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Expanding pro U.S. sports to Mexico?

Discussion in 'Mark Blount's Port Cellar: Celtics Forum' started by charlieoscar, Dec 17, 2018.

  1. charlieoscar

    charlieoscar Member

    Not sure this is the best place for this post but I don't know where to put it...

    A couple of days ago, a Globe column noted that "[Adam] Silver revealed the NBA is closing in on putting a G-League franchise in Mexico City." And MLB commissioner Manfred has said that Mexico City has been considered as a prime place for expansion.

    Then, there is the potus demanding that a fence be built along the U.S./Mexico border as well as a very high crime rate, including organized crime, in that city.

    Would the players have any say? Strikes me that kidnapping of players, families would be high on the list.
  2. Philip Jeff Frye

    Philip Jeff Frye Member SoSH Member

    It's amazing how often this topic comes up here. There are far better locations in the US and Canada demographically and economically fit expansion than Mexico City. Who's buying the $300 tickets in Mexico City? Which corporations are buying the luxury boxes? What are they going pay to be "the Official XXXX of the Mexico City Whatevers? What rate is the local sports cable channel going to be able to charge subscribers? Which NBA superstars are going to want to live there and deal with the security and tax implications of doing so?
    #2 Philip Jeff Frye, Dec 17, 2018
    Last edited: Dec 17, 2018
  3. Kliq

    Kliq Member SoSH Member

    I don’t follow sports business very closely; but as far as attendance goes a huge part of making money from a live gate is not necessarily on drawing 18,000, mostly middle class, fans, but drawing a lot of wealthy fans who are willing to shell out a ton of money for season tickets, as well as corporations who are willing to invest in purchasing suites. I know some NBA teams, Atlanta being one, have struggled not just with drawing your typical fan, but drawing the wealthy, corporate clientele, to invest in purchasing suites.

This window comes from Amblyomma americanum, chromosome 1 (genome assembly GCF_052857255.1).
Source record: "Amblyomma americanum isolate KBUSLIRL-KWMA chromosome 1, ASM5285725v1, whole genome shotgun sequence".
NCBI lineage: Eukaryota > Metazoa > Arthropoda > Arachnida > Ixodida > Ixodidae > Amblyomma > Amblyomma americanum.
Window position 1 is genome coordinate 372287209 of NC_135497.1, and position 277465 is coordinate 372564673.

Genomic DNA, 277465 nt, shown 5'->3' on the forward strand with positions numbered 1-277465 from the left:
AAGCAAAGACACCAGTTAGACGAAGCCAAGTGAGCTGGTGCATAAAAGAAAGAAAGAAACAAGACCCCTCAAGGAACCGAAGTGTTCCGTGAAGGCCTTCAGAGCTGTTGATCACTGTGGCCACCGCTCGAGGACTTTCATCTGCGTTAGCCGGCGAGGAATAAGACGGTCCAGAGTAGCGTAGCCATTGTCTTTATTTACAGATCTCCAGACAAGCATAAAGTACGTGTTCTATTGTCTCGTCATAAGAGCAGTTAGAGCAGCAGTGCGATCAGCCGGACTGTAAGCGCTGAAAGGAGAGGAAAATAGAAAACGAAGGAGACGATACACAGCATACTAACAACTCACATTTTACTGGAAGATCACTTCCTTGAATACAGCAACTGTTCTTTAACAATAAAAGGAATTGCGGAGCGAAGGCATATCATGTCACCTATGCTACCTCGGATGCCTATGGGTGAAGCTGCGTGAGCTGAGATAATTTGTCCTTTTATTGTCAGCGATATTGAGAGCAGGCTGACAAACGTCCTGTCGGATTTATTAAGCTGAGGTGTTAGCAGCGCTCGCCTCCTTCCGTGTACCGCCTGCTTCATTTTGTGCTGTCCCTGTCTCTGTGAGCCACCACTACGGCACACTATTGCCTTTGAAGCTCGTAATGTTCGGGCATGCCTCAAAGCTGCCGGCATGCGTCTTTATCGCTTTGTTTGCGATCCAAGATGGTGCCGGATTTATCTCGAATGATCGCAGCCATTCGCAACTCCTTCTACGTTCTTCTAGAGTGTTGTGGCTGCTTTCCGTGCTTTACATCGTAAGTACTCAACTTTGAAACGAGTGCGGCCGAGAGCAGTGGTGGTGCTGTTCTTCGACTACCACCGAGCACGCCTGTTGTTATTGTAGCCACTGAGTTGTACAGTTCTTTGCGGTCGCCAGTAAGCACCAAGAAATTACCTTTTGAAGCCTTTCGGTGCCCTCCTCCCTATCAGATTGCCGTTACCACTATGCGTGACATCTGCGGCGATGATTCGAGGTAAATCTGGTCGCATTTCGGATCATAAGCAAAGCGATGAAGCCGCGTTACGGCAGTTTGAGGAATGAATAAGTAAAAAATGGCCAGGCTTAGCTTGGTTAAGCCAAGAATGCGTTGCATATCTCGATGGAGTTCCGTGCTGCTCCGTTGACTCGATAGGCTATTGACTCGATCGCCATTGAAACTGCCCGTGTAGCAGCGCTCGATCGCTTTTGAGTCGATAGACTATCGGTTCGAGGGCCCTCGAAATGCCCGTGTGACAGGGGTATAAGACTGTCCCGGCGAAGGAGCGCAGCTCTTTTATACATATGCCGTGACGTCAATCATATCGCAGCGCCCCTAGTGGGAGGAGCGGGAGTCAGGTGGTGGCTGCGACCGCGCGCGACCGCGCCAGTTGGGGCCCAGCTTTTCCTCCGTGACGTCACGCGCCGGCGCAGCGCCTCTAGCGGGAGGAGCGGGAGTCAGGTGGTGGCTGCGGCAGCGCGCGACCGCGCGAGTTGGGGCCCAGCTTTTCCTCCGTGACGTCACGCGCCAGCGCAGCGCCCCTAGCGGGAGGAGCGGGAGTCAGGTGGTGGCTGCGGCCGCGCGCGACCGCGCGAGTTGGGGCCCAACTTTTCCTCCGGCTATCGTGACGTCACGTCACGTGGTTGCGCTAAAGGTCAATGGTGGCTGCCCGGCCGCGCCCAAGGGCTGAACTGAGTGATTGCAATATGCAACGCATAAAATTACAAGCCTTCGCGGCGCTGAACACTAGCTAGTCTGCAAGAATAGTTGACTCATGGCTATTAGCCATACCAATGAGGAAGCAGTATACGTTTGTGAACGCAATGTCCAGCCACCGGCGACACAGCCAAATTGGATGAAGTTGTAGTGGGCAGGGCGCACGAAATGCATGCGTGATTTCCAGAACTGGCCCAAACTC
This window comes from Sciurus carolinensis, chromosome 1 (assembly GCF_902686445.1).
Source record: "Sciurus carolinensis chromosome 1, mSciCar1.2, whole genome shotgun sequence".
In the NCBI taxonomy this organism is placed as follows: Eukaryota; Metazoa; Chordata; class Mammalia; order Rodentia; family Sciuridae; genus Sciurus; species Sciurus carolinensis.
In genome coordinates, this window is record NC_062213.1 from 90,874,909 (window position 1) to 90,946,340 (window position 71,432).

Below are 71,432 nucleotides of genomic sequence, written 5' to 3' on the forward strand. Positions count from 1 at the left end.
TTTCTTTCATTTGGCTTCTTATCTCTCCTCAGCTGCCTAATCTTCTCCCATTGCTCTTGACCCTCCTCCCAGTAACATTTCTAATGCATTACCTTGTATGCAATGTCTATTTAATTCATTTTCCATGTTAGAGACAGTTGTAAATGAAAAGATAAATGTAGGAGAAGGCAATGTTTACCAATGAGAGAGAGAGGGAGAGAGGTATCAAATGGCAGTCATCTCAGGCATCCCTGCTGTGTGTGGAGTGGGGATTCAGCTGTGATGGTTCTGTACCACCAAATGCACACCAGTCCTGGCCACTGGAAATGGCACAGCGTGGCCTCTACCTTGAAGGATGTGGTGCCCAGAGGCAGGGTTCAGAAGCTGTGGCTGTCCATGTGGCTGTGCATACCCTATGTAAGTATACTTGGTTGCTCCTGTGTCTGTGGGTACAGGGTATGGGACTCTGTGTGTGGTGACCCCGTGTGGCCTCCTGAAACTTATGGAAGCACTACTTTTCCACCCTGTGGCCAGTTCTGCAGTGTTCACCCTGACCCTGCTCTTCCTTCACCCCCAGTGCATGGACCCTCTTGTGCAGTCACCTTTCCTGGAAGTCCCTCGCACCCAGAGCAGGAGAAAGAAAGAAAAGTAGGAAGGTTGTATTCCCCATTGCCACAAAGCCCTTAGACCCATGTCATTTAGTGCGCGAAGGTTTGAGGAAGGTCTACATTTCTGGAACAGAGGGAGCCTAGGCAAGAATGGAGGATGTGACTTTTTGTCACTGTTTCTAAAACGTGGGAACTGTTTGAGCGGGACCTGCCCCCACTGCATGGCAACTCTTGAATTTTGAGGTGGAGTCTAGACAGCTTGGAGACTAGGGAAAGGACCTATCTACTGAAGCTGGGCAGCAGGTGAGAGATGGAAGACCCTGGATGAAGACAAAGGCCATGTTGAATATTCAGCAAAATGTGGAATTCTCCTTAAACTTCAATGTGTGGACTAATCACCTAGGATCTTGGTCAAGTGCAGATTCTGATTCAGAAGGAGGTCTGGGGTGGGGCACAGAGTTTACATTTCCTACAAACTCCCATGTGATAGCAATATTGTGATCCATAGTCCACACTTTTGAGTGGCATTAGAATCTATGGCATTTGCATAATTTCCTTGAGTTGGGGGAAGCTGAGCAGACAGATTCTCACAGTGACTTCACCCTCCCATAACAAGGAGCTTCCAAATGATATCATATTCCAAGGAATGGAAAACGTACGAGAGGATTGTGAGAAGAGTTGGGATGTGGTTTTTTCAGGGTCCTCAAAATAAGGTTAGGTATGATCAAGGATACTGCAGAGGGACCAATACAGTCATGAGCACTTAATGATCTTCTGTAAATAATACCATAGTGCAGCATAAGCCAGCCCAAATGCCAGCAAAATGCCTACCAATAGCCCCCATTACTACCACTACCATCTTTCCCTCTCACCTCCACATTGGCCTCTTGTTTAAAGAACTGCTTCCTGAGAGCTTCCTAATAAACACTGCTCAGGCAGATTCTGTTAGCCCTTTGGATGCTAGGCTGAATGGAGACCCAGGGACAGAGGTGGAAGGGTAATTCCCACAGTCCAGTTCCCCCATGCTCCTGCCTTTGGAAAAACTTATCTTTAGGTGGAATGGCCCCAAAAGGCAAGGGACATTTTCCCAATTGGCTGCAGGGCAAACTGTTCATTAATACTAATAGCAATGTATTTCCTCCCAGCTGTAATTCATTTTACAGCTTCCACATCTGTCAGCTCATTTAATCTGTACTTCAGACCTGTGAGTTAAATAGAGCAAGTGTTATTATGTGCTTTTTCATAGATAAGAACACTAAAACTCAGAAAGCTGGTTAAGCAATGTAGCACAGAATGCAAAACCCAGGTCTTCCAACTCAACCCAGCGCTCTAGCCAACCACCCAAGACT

I bring this up because Mexico City might be more economically disadvantaged than an average NBA city, but if they can attract the wealthy 1 percent to invest in the team, maybe it becomes a status symbol in Mexico for the Carlos Slim’s of the world, it might be viable on that end.

    The bigger problems for me would be attracting NBA talent to move to a foreign, non-English speaking country, that doesn’t have a great reputation in the US for providing a high standard of living (I’m sure that millionaire NBA players would be well taken care of). The stories about MLB players going to Latin America and being taken advantage of don’t help.

    Silver mentioned that the NBA has a lot on Mexican-American fans, and that perhaps those fans would identify with a team based in Mexico. I don’t really buy that; chances are if a Mexican American is an NBA they are already a fan of a team and they aren’t going to jump ship just because a team is based in Mexico.

    As Frye points out; there are better options in the US and Canada before the league thinks about putting a franchise in Mexico. It’s ridiculous that Seattle doesn’t have a team.
  4. HomeRunBaker

    HomeRunBaker bet squelcher SoSH Member

    Seattle and Las Vegas are 1 and 1a for expansion. Any other mention is wild speculation that wouldn't happen for a long time.

    EDIT: Disregard above. Reading comprehension not always a strength.
    #4 HomeRunBaker, Dec 17, 2018
    Last edited: Dec 17, 2018
  5. Papelbon's Poutine

    Papelbon's Poutine Homeland Security SoSH Member

    It’s G League right? I’m not sure attendance and ticket sales are primary goal. That being said, I don’t see it happening for the crime and kidnapping reasons mentioned, but it’s not like the Red Claws are selling luxury boxes and $300 tickets.
  6. charlieoscar

    charlieoscar Member

    2019 MLB schedule--Colorado and Arizona will play spring training game in March, Cincinnati will host St. Louis for two games in April and the Angels and Astros will play two games in May, all in Monterrey. However, it would take three-quarters of the franchises to agree to relocation or expansion (as I just found).

    March 24, 2016--MLB announced on Thursday that MLB Mexico will be headquartered in Mexico City as the sixth and newest MLB office outside the United States, joining Beijing, London, Santo Domingo, Sydney and Tokyo.
  7. trekfan55

    trekfan55 Well-Known Member Lifetime Member SoSH Member

    Moving to Mexico for pro athletes means people will think they're millionaires (and most are) which probably means they need bodyguards and armored cars.

    It also means not very good public schools (understatement time) which means you have to shell out bug bucks for a private school and many teach everything in Spanish (there are some private schools with an all English program) but even then it's an entirely different education system.